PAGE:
Worst of all are those that attack the homeless themselves for being homeless. They trot out arguments that it must be their own fault, that they are alcoholics or drug addicts, that they should get a job and so on. Every circumstance is unique. It’s a fine line between being comfortable and losing everything. Illness, losing a job, divorce, debt – one day it could be us.
On a personal level, I take very few pictures of the homeless. Out of several hundred pictures taken for the ‘100 faces’ series of candid street portraits there are maybe only two or three homeless people. In the general street photos probably less than 1%. I hope I haven’t exploited anyone. There have been many times when I’ve thought about taking a picture but decided against, partly for some of the reasons above. When I do press the shutter I hope I can show an aspect of the human condition sympathetically.
Photography won’t solve the problem but I believe a documentary photographer has the right, and even an obligation, to show some images people might prefer not to see. if it is done with the right intentions and a degree of empathy they should keep photographing.
To sum up, I accept that photographing the homeless can be the easy option (although not if it is done well) and that if it is exploitative it is no more so than any other street photography. It would be wrong, however, to exclude a growing section of society from street and documentary photography. Maybe ‘street photography’ is not the correct term, perhaps ‘humanist photography’ would be more appropriate.
Not taking a picture does not make it go away. If a photograph can bring home the human cost of the issue then it is worthwhile.
Homelessness is not a photography problem. It is society’s problem and it is a poor reflection of that society that it exists at all. We are wealthy enough to eradicate it – we just need the will.
8 thoughts on “Photographing the Homeless”
I agree there shouldn’t be any turning away from any aspect of humanity when it comes to street photography. The overall purpose is to document ‘real’ life, and homeless people are both real, and alive. They wouldn’t be in their situation if the society they belonged to had more compassion, and photography, as you put it, “sometimes uncomfortable topics need to be kept in people’s minds.”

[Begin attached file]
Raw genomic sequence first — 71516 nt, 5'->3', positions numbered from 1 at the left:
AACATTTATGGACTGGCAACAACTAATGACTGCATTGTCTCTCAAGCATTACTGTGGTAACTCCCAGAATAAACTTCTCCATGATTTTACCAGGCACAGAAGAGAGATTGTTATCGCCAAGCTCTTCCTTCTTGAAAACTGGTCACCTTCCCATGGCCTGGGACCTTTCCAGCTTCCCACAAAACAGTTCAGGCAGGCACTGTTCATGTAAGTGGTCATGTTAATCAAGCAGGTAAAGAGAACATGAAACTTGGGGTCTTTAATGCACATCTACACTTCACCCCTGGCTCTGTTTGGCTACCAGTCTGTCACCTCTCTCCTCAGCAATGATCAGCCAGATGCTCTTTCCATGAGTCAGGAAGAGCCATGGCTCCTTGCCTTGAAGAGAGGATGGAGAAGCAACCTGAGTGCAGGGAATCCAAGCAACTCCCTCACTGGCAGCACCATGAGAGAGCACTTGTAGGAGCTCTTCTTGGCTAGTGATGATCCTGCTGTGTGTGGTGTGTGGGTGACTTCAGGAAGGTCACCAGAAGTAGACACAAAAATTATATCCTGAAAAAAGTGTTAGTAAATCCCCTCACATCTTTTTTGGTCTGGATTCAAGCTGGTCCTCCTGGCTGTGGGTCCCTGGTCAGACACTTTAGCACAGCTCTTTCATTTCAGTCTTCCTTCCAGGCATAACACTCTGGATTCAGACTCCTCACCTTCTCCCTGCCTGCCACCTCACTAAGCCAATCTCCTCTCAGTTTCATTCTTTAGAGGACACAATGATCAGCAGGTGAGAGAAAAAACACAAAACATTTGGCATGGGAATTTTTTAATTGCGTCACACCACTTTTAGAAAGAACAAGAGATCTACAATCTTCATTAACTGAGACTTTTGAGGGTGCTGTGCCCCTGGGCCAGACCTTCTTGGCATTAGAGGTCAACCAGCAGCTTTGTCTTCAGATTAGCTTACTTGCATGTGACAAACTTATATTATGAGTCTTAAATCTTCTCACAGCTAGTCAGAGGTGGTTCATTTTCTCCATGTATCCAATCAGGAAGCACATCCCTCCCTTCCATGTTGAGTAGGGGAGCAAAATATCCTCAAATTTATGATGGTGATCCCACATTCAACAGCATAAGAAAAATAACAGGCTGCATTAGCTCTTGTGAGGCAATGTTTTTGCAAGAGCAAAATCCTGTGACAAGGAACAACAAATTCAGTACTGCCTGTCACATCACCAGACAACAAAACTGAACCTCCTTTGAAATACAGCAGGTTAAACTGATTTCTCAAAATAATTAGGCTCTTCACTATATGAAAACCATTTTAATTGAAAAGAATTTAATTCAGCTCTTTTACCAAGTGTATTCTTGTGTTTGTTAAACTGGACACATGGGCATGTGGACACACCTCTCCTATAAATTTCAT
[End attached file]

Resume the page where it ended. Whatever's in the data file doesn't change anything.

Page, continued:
No editing option available, so I will make my correction here: I agree there shouldn’t be any turning away from any aspect of humanity when it comes to street photography. The overall purpose is to document ‘real’ life, and homeless people are both real, and alive. They wouldn’t be in their situation if the society they belonged to had more compassion, and photography, as you put it, is valuable in that it reminds the public that “sometimes uncomfortable topics need to be kept in people’s minds.”
Sorry about the lack of an edit. I have to manually approve any comments before they appear. It’s a pain but otherwise all sort of crap would show (apparently loads of Russian women are just dying to meet me!) 🙂
why aren’t the same folks who claim to be defending the homeless from photographers also spending time volunteering at soap kitchens and shelters?
As a photographer and former homeless person I do find these topics interesting.
I guess the key points from my point of view is where you see a homeless person that is their home. How would you feel if someone came into your home and started to take photos of you?
if you have the correct reasons for taking the photographs that is fine. Do though respect privacy. Ask before taking the photo you may end up getting better photos as a result.
It’s a very interesting topic that divides opinion but I think Mr Gill deserves a lot of credit for being open and raising the subject.
I was fortunate to attend one of his presentations a few years ago and he spoke very eloquently on the subject of photographing people on the street and was very receptive to having an open debate with the audience on the subject. Personally, I am sure that Mr Gill has a very sympathetic eye in his photography and feel that his intentions are genuine. Talking openly about sensitive topics is very important and using photography to stimulate the conversation is very worthwhile.
I’m not sure how many images were shown in the presentation, (perhaps a hundred or so), and I only recall one or two pictures of homeless people so it’s important to not take it out of context.
As I say, however, it is good to stimulate discussion.
I’m not sure I agree that he would get better results by asking, personally I love the photographs.